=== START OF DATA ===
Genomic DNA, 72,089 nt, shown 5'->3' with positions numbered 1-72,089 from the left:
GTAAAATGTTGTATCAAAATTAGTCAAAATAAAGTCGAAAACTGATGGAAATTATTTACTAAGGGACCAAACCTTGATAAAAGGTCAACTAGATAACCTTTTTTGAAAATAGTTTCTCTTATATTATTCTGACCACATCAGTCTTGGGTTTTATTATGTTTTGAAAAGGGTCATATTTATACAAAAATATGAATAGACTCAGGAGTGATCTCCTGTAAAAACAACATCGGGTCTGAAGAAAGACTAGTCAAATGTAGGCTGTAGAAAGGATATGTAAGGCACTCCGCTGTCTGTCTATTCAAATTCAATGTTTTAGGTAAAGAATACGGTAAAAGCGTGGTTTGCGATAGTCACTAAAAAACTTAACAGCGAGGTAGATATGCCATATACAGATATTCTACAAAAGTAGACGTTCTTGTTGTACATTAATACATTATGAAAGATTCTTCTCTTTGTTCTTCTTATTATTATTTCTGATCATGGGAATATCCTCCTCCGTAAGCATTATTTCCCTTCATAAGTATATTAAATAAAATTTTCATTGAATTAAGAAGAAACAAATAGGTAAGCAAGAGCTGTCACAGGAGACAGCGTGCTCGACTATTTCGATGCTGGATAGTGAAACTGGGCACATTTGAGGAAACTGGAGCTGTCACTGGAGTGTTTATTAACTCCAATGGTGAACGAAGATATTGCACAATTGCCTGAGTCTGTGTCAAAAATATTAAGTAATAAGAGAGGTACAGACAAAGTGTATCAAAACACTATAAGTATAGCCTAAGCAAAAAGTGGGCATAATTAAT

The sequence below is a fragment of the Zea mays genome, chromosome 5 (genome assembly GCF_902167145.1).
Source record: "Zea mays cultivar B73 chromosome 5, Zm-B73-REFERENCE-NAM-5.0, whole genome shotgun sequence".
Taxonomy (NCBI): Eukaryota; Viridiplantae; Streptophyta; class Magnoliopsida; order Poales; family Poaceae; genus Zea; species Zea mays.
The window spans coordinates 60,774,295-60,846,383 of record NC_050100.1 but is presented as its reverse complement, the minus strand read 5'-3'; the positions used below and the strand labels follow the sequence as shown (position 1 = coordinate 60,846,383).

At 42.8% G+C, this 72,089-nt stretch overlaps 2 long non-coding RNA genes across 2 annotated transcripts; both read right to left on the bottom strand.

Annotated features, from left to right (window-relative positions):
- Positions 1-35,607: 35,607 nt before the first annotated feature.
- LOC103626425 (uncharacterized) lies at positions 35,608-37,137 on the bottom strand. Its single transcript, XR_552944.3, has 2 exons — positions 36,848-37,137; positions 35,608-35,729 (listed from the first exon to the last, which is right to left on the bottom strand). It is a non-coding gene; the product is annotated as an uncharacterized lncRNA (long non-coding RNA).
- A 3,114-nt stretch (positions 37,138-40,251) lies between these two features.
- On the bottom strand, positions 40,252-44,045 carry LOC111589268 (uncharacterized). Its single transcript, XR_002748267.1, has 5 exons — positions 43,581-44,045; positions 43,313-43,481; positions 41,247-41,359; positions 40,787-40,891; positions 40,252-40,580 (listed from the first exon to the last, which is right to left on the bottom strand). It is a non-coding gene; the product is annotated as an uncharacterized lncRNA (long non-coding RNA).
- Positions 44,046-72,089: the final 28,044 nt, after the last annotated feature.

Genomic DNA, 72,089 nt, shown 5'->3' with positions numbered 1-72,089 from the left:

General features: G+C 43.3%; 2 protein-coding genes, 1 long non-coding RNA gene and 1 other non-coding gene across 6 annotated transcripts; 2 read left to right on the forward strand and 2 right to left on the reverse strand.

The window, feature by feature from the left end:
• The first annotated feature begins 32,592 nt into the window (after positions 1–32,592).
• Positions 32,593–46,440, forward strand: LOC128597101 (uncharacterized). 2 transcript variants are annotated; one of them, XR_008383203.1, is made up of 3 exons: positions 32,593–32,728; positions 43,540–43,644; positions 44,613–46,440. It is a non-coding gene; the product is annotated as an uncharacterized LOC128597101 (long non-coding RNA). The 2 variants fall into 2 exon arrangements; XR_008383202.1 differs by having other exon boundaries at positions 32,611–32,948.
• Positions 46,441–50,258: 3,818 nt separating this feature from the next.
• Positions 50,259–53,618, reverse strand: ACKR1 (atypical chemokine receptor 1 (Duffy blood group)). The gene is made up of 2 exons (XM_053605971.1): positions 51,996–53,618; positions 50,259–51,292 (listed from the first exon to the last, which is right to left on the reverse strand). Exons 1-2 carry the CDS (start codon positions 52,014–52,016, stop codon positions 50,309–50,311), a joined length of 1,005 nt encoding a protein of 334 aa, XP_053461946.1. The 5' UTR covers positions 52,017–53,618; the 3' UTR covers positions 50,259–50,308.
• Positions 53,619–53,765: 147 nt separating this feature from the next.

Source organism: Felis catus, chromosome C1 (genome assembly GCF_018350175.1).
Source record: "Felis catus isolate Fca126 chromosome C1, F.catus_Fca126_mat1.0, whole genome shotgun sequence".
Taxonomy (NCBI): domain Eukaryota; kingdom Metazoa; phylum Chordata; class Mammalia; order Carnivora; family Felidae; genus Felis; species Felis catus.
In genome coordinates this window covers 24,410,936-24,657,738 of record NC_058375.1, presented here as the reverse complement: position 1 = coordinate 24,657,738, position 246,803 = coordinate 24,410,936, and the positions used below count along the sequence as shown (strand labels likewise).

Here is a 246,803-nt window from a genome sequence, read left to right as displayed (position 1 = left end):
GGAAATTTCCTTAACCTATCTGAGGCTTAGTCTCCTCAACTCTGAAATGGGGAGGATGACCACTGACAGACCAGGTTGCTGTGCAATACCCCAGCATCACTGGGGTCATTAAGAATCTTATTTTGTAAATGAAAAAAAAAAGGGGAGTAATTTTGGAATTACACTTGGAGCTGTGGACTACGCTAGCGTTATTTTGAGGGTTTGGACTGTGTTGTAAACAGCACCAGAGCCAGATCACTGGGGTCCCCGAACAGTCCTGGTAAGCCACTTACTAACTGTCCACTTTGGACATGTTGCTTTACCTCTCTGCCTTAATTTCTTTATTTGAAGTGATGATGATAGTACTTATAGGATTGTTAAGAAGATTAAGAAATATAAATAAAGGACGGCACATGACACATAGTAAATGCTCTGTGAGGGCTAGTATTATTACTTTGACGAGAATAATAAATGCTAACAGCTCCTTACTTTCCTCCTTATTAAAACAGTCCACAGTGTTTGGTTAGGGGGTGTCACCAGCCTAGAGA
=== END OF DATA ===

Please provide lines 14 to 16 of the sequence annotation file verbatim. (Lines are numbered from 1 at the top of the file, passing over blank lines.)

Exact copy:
Genomic DNA, 72,089 nt, shown 5'->3' with positions numbered 1-72,089 from the left:

General features: G+C 43.3%; 2 protein-coding genes, 1 long non-coding RNA gene and 1 other non-coding gene across 6 annotated transcripts; 2 read left to right on the forward strand and 2 right to left on the reverse strand.

The window, feature by feature from the left end: